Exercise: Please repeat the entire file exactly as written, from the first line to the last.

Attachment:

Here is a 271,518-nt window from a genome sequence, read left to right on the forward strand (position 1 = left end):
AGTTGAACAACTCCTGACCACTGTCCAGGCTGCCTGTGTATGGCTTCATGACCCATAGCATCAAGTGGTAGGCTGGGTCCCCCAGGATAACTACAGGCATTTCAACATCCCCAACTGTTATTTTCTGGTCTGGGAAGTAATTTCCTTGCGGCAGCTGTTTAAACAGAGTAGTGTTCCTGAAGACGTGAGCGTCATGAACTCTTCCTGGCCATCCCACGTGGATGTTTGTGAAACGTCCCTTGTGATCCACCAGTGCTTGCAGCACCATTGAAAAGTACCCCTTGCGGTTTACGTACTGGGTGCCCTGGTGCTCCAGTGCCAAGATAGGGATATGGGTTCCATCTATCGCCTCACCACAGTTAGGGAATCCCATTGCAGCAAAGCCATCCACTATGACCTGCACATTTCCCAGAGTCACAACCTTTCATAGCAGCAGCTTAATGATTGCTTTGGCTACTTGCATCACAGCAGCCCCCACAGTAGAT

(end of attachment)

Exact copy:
Here is a 271,518-nt window from a genome sequence, read left to right on the forward strand (position 1 = left end):
AGTTGAACAACTCCTGACCACTGTCCAGGCTGCCTGTGTATGGCTTCATGACCCATAGCATCAAGTGGTAGGCTGGGTCCCCCAGGATAACTACAGGCATTTCAACATCCCCAACTGTTATTTTCTGGTCTGGGAAGTAATTTCCTTGCGGCAGCTGTTTAAACAGAGTAGTGTTCCTGAAGACGTGAGCGTCATGAACTCTTCCTGGCCATCCCACGTGGATGTTTGTGAAACGTCCCTTGTGATCCACCAGTGCTTGCAGCACCATTGAAAAGTACCCCTTGCGGTTTACGTACTGGGTGCCCTGGTGCTCCAGTGCCAAGATAGGGATATGGGTTCCATCTATCGCCTCACCACAGTTAGGGAATCCCATTGCAGCAAAGCCATCCACTATGACCTGCACATTTCCCAGAGTCACAACCTTTCATAGCAGCAGCTTAATGATTGCTTTGGCTACTTGCATCACAGCAGCCCCCACAGTAGAT